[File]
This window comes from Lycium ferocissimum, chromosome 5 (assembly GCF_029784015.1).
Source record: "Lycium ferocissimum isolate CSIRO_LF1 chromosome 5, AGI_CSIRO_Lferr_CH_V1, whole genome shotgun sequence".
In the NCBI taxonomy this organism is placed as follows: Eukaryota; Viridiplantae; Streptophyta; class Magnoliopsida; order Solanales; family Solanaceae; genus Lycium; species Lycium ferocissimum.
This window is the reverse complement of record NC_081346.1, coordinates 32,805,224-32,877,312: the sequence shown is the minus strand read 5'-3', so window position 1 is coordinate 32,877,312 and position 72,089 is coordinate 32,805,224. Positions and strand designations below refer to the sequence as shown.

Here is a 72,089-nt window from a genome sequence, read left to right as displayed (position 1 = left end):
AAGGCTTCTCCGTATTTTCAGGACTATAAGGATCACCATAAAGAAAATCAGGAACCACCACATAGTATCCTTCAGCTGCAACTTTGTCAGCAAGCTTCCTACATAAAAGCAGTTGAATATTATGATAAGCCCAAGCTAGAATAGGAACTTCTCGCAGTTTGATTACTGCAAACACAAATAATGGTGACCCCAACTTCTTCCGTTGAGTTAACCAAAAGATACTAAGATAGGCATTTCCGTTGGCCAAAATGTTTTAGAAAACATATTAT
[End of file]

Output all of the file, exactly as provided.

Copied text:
This window comes from Lycium ferocissimum, chromosome 5 (assembly GCF_029784015.1).
Source record: "Lycium ferocissimum isolate CSIRO_LF1 chromosome 5, AGI_CSIRO_Lferr_CH_V1, whole genome shotgun sequence".
In the NCBI taxonomy this organism is placed as follows: Eukaryota; Viridiplantae; Streptophyta; class Magnoliopsida; order Solanales; family Solanaceae; genus Lycium; species Lycium ferocissimum.
This window is the reverse complement of record NC_081346.1, coordinates 32,805,224-32,877,312: the sequence shown is the minus strand read 5'-3', so window position 1 is coordinate 32,877,312 and position 72,089 is coordinate 32,805,224. Positions and strand designations below refer to the sequence as shown.

Here is a 72,089-nt window from a genome sequence, read left to right as displayed (position 1 = left end):
AAGGCTTCTCCGTATTTTCAGGACTATAAGGATCACCATAAAGAAAATCAGGAACCACCACATAGTATCCTTCAGCTGCAACTTTGTCAGCAAGCTTCCTACATAAAAGCAGTTGAATATTATGATAAGCCCAAGCTAGAATAGGAACTTCTCGCAGTTTGATTACTGCAAACACAAATAATGGTGACCCCAACTTCTTCCGTTGAGTTAACCAAAAGATACTAAGATAGGCATTTCCGTTGGCCAAAATGTTTTAGAAAACATATTAT